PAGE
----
The term ergogenic aids derives from the Greek words ergon (work) and genes (born), and mean any way of improving energy production. Competition is intense in the athletic world, and it can be hard to avoid the lure of sport supplements that promise improved physique and enhanced performance. A recent study revealed that 98% of teenage athletes use some form of dietary supplement, so this is a reality for any parent of a young sportsman.
Some supplements act as performance supplements, with the aim of directly improving performance; some as sports foods, providing nutrients you could otherwise get from food; and some act as medical supplements to treat clinical problems. Today we address performance supplements. When addressing ergogenic aids, we need to answer 5 questions: (1) Does it really work? (2) Is it safe? (3) Is it necessary? (4) What is the correct dosage and regime and (5) Is it legal?
Being able to discern which ergogenic aids really work is made more complicated by aggressive marketing by sports nutrition companies that isn’t necessarily factually true. The teen desperate to build muscle, lose weight or improve performance can easily be tricked into spending a small fortune on products that really have no scientific support at all. To help us out with this, the Sports Science Institute of South Africa (SSISA) have grouped supplements into four categories: Group A are those that have sufficient evidence to support their use and can be recommended in certain situations, Group B are those that may have benefit but there isn’t enough evidence to support, Group C are unlikely to be beneficial, and Group D are those that are banned outright. It is advisable to stick to only Group A supplements that have strong scientific support and are legal – so these are the ergogenic aids we will focus on!
Creatine is a supplement that has been proven to improve performance, strength, and muscle mass, and is very popular with young athletes. It is considered safe for adults, but what about teenagers? Creatine should be safe if your teenager is over 16, has already gone through puberty and is involved in serious competitive training. If not given in recommended dosages, however, excess creatine can damage the kidneys, cause fluid retention, and be broken down in to the toxin formaldehyde. So there are some basics to consider before adding creatine to your teenager’s regime – firstly, she should be following a well-balanced, adequate diet; secondly, the regime should be supervised by a professional and the correct dosages should be followed; thirdly, a good quality creatine supplement should be used. Of course, creatine isn’t strictly necessary – a good balanced diet with meats provides enough creatine for health.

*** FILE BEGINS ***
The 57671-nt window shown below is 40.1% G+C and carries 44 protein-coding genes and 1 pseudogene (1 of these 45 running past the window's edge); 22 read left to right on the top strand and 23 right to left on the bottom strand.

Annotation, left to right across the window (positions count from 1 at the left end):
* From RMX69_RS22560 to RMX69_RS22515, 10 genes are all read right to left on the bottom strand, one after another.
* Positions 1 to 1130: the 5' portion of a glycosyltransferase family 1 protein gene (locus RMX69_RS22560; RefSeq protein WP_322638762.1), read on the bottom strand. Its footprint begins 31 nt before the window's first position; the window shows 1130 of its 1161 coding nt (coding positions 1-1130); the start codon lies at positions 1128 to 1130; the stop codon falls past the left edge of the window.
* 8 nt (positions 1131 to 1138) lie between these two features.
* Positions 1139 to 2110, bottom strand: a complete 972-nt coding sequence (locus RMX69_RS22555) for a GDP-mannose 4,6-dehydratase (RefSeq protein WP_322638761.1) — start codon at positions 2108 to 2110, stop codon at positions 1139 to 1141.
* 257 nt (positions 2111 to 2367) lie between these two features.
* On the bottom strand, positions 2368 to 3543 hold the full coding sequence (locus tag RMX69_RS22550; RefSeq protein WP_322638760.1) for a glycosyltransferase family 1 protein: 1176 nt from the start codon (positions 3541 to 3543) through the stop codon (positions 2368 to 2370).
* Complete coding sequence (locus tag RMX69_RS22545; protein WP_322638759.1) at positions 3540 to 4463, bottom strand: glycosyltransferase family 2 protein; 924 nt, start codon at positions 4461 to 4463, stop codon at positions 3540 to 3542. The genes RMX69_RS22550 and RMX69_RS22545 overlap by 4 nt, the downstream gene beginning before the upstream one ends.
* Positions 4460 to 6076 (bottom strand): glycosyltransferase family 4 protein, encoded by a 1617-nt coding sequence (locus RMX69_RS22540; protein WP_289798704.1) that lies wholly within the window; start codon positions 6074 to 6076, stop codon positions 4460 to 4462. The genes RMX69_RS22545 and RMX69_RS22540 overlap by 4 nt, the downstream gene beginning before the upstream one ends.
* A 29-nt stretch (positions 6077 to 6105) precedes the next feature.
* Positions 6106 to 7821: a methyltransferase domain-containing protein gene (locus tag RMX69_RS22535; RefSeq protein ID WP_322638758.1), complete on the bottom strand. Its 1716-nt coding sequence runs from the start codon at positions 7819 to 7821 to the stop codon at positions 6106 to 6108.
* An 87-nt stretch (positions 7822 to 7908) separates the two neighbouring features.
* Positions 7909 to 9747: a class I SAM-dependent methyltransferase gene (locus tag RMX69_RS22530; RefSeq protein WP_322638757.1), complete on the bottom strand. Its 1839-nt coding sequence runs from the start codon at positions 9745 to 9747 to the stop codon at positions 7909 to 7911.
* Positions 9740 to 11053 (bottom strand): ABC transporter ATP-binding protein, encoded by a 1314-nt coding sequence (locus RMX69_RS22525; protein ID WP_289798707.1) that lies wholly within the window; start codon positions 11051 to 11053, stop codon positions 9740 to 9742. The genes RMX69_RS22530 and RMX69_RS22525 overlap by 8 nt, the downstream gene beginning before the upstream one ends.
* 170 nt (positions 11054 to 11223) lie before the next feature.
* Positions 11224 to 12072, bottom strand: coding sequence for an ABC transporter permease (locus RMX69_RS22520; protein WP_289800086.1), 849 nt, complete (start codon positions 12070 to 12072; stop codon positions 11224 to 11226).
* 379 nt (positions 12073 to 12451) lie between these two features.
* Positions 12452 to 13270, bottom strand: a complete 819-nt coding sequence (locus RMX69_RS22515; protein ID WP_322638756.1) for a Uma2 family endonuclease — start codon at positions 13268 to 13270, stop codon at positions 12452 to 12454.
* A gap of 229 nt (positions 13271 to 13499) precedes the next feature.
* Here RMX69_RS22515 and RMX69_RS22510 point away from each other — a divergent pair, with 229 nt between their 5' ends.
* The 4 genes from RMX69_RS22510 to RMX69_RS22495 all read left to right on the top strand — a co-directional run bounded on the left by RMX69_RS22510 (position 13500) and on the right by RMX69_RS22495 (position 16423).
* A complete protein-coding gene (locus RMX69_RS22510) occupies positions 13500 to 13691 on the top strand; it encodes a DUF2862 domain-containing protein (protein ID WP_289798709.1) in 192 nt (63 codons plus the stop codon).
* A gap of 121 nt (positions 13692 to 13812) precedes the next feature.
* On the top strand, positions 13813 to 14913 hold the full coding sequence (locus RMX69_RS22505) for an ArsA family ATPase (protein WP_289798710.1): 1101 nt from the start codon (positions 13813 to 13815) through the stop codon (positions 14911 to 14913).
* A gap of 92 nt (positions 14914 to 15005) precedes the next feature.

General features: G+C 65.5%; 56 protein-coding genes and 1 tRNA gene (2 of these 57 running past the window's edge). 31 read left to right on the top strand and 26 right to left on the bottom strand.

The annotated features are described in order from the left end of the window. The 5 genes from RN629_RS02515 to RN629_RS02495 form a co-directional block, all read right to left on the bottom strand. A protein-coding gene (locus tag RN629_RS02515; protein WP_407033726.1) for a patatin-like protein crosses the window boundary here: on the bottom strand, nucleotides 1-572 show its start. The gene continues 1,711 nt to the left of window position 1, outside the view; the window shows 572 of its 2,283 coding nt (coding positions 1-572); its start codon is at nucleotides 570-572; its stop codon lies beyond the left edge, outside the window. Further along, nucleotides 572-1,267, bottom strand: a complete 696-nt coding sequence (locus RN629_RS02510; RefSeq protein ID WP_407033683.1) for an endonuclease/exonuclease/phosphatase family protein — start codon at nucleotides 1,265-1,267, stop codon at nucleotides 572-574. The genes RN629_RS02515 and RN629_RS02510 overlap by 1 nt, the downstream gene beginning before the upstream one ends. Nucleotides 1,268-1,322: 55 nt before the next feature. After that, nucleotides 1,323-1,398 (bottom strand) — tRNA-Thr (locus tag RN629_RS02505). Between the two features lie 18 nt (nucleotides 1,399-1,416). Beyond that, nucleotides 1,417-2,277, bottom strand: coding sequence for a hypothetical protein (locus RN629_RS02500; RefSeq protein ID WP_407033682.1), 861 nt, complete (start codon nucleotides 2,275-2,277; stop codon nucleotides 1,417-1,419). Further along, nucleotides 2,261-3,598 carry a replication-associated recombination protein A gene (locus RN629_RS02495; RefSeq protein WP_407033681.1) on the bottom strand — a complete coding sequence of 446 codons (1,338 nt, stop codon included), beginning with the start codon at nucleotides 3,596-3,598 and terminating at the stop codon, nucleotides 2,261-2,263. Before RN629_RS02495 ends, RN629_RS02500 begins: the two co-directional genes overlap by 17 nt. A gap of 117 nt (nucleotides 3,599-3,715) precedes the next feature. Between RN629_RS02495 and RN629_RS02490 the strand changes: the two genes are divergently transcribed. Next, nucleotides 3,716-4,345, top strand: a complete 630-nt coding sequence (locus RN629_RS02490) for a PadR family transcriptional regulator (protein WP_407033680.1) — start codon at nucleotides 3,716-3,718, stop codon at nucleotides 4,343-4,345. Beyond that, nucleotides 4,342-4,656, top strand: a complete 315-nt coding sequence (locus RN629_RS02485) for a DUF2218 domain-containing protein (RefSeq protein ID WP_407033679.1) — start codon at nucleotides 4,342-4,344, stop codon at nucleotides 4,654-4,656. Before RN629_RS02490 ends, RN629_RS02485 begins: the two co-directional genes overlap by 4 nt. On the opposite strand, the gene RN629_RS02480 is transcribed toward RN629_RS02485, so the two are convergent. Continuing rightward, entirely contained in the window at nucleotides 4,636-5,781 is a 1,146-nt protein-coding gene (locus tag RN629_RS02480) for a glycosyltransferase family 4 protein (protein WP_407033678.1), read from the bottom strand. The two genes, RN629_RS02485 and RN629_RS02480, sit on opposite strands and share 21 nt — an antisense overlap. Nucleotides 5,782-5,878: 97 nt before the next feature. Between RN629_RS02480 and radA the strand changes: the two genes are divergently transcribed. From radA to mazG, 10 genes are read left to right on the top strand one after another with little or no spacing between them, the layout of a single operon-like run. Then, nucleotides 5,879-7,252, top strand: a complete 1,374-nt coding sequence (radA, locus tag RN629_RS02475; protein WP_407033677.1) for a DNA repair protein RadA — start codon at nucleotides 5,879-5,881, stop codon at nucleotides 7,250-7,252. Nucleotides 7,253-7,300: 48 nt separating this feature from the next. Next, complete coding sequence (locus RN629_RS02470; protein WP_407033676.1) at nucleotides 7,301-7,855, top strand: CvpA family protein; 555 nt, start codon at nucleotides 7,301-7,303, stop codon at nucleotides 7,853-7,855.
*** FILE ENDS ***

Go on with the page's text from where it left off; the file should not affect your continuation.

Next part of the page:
Another supplement that has good research behind it is β-alanine, which has also been shown to increase muscle, especially in combination with creatine, and is safe in adults. Unfortunately, there has been no research on under-18’s, so we really don’t know if it is safe in the developing body. If at all, only take this supplement after puberty, and in recommended dosages as supervised by a professional. Again, this supplement is not essential – your child can increase natural sources of this nutrient in his diet, such as chicken or turkey.
Bicarbonate provides a buffering system for acid that is created in the body during exercise, helping with sustained or repeated bouts of high-intensity performance. It has been proven to be helpful in both adults and children. There is a risk of tummy upsets if no used correctly, so as always, use with supervision of a professional.
Caffeine is a favourite for adult athletes (and non-athletes!) as it has been shown to increase the ability to perform in cardiovascular activities such as running, cycling or swimming. Children are the fastest-growing consumers of caffeine, from sources such as soft drinks, energy drinks and coffee, and a recent study showed that 27% American teenagers use caffeine for sports performance. The problem is, we are not sure if caffeine works for teenagers as well as it does for adults. There have been no studies that show that caffeine improves aerobic activity in children, although one study showed that caffeine may improve strength in youngsters. And the big question – is it safe? Again, there are not enough studies to be sure, although we have seen that taking caffeine before exercise elevates blood pressure and lowers heart rate in children, which may aid performance. It is very important to note that caffeine has a diuretic effect, and in some bodies, may cause diarrhoea, so caffeine may contribute to dehydration which in turn will impair performance rather than improve it. Excess caffeine also leads to tremors, headaches and impaired coordination, which isn’t helpful for sports at all! In general, we recommend that all under-18’s consume no more than 2.5mg/kg, which is the equivalent of about a cup of coffee a day for a 50kg teenager.
Beta -Hydroxy-Beta-Methylbutyrate (HMB) has been shown to reduce muscle damage and improve recovery from training, with no known adverse side effects. Studies have been done on teenagers with good results and no adverse effects on hormones, but optimal dosage has not been established for children so HMB should be used with caution with a professional’s monitoring. There are good meal replacement shakes on the market with HMB added. If you do decide to place your teen on HMB, make sure not to confuse it with the sedating gamma hydroxybutyrate (GHB)!
Although all these supplements have good track records, they need to be used in correct dosages, at correct times and in the correct form, to yield desired results. There is no point spending hundreds on a supplement only to use it incorrectly! Make sure you manage to get the most out of your supplements while staying safe by checking in with a sports professional such as an educated coach or sports dietitian.